‘Devastating’ social care shortages leave more than 500,000 adults waiting for help


New research estimates more than 500,000 adults are waiting for social care in England.

The Association of Directors of Adult Social Services (Adass) said the new figures are a major increase from last year’s estimate of 294,000.

Adass president Sarah McClinton told the BBC it was having “a devastating impact on people’s lives”.

The organisation said the sector is experiencing a growing shortage of workers which is worsened by low pay and the cost-of-living crisis.

In April, government advisers said carers should be paid a higher minimum wage and made permanently eligible for work visas under immigration rules to help tackle the shortages.

The Migration Advisory Committee (MAC), which briefs ministers on immigration policy, urged the government to adopt a string of recommendations “as soon as possible” to “alleviate the challenges facing the social care sector”.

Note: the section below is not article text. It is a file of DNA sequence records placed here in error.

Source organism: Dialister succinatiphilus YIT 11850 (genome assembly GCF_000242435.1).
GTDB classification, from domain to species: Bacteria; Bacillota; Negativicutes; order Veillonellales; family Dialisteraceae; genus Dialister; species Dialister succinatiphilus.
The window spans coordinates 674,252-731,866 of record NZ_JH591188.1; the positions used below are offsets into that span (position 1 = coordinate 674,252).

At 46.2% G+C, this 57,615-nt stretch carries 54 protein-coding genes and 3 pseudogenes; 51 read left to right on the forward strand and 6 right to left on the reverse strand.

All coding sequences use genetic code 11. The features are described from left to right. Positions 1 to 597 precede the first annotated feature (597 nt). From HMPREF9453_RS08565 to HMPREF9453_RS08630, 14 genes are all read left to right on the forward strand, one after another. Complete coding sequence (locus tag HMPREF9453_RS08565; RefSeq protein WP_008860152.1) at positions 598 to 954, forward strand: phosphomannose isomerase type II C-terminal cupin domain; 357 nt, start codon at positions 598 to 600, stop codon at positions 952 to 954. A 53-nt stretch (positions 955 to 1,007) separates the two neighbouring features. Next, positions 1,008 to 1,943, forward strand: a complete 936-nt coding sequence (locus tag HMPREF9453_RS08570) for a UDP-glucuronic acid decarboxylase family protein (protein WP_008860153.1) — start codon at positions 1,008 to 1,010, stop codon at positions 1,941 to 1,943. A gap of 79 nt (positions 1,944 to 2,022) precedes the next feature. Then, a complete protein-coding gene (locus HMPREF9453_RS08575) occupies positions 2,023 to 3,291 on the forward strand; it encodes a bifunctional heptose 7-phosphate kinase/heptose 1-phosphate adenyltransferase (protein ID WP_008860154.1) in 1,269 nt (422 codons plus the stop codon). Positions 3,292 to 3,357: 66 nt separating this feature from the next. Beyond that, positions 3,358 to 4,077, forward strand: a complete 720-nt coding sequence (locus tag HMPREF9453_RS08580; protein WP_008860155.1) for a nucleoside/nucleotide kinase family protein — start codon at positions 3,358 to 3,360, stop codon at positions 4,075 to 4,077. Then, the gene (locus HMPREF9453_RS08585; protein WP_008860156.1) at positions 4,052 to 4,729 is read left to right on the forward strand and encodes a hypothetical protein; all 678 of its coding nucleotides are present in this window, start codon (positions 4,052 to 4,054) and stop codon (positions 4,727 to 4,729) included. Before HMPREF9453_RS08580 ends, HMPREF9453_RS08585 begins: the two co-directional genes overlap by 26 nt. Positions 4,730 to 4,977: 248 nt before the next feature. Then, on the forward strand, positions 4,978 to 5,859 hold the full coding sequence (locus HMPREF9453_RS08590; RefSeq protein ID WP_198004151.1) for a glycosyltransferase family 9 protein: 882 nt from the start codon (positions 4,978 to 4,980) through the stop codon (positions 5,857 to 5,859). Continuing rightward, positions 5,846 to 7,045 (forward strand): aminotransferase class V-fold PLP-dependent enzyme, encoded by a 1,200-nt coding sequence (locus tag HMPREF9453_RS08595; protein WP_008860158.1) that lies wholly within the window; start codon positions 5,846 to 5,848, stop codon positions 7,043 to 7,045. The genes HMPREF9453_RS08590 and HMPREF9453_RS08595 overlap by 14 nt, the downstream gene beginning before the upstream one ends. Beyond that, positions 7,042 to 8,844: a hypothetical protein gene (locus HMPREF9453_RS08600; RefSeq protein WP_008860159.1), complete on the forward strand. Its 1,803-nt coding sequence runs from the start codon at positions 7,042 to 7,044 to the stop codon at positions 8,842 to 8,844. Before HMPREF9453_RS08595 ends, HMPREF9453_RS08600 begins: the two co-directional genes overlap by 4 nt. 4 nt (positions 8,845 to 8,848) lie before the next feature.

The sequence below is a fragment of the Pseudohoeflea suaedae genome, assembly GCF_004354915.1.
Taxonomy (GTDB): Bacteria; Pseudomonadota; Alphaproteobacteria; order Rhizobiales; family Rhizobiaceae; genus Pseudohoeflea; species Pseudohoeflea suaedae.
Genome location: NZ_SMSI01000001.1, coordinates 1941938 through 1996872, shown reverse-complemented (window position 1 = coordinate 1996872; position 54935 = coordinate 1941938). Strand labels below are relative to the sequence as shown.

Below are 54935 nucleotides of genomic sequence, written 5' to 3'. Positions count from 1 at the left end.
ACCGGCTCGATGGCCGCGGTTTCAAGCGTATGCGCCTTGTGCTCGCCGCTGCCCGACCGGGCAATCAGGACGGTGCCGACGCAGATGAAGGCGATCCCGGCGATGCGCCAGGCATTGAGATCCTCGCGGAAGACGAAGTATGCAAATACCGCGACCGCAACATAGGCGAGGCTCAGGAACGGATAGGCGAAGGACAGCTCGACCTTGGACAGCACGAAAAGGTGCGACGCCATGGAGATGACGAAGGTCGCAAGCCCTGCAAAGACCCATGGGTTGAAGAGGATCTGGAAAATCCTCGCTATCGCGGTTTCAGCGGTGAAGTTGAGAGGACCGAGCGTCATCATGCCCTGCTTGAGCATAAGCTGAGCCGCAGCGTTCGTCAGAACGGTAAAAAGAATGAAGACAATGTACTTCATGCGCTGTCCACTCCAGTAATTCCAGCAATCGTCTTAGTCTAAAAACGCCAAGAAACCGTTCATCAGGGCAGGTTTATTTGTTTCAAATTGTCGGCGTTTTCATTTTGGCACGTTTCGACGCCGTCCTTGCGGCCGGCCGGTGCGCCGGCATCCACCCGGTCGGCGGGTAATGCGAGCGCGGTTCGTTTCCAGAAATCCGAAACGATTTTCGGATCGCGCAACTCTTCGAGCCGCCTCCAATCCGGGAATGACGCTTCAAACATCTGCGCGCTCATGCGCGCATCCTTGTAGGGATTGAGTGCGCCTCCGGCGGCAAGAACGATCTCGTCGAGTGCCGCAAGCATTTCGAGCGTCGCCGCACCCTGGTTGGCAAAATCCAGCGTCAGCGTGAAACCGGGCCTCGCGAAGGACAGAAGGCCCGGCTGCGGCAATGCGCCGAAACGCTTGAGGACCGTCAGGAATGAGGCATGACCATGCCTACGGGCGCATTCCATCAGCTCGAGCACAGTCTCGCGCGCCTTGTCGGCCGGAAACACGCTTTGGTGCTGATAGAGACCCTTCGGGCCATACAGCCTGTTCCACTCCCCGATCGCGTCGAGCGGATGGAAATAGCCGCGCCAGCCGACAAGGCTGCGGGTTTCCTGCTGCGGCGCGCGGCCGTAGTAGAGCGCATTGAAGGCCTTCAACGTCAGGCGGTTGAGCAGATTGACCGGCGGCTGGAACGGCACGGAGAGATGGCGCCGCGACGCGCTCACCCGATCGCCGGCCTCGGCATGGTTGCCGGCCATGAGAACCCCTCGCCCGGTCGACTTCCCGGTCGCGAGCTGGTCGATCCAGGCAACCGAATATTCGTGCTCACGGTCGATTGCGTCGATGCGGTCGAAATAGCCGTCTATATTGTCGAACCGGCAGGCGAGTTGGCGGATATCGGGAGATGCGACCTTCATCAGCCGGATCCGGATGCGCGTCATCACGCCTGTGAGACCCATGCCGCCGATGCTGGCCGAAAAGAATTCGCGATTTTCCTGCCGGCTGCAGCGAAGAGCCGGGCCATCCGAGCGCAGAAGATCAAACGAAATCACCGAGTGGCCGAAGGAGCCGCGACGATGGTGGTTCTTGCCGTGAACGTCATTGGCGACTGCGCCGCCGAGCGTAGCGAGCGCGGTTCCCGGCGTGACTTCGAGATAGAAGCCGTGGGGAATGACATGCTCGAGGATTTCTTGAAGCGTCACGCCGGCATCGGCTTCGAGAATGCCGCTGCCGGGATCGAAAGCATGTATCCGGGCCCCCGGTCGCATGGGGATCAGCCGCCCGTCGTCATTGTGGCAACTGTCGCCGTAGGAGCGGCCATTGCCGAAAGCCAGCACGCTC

However, the body warned immigration “cannot be a silver bullet” to solve “fundamental” problems in the industry, such as “increased demand for care, high vacancy rates and poor terms and conditions of employment compared to competing occupations”.

The government relaxed immigration rules in February for care workers, following an early MAC recommendation, so providers could recruit from overseas to fill vacancies.

On Wednesday the Department of Health and Social Care (DHSC) announced that it increased funding for nursing in care homes by 11.5 per cent from 2022 to 2023.

NHS-funded care home providers will receive an extra £87 million for nursing care during the pandemic in 2021 to 2022, DHSC said in a statement.

The retrospective Covid uplift provides additional payments of £21.93 per resident per week for 2021 to 2022.

But even pre-pandemic, care homes were already struggling due to rising operating costs, lack of qualified staff, and underfunding by local authorities.

The additional funding for nursing in care homes will support tens of thousands of care home residents with nursing needs, including those with learning and physical disabilities.

Minister for Care Gillian Keegan said increasing the weekly rate and the retrospective uplift reflects the cost of this vital work carried by our valued and skilled workforce to help those who need it.

“It is right we continue to review the cost of this care to ensure nurses can continue providing excellent care and support the needs of their residents,” Ms Keegan said.


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